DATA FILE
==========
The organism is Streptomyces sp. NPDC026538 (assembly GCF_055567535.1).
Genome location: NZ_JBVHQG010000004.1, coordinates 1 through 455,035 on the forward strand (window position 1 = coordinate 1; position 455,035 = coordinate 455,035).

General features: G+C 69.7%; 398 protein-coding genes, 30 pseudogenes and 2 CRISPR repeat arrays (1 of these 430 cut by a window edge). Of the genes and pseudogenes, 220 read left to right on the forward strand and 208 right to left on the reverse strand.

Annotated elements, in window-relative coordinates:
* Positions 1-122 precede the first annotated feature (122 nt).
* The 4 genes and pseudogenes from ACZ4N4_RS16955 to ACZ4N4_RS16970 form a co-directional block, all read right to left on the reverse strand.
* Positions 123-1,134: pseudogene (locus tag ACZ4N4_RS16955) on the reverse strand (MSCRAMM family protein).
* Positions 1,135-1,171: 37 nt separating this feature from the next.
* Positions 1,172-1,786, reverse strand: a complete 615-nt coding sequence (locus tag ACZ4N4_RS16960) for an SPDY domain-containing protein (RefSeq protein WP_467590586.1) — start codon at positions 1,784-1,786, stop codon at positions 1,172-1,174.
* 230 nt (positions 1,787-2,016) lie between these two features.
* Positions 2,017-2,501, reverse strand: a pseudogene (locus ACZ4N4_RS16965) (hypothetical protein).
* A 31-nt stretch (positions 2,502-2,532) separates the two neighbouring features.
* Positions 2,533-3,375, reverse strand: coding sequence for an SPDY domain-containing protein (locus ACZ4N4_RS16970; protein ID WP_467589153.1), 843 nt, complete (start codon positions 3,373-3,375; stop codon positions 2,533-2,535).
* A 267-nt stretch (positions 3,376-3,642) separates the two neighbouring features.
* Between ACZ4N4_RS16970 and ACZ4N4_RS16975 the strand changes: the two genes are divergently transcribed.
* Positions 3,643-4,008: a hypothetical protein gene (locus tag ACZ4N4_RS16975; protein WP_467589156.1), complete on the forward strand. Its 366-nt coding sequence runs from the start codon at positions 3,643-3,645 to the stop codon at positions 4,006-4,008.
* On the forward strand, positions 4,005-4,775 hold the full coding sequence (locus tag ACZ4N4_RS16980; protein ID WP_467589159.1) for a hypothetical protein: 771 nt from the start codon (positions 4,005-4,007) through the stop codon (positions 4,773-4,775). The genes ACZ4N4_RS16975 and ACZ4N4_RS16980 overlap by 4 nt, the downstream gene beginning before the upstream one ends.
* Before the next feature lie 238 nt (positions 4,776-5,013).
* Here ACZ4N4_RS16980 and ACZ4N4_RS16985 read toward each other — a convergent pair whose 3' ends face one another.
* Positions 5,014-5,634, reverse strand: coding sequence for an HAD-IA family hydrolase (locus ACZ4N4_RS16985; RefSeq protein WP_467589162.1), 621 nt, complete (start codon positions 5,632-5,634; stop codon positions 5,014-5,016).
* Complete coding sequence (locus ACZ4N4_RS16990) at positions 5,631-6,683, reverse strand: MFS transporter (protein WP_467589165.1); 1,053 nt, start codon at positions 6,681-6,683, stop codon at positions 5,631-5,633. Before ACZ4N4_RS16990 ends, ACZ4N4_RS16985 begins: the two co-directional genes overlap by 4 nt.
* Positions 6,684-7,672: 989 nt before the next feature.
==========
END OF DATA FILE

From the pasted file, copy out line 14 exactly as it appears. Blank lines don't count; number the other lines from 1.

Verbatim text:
* A 267-nt stretch (positions 3,376-3,642) separates the two neighbouring features.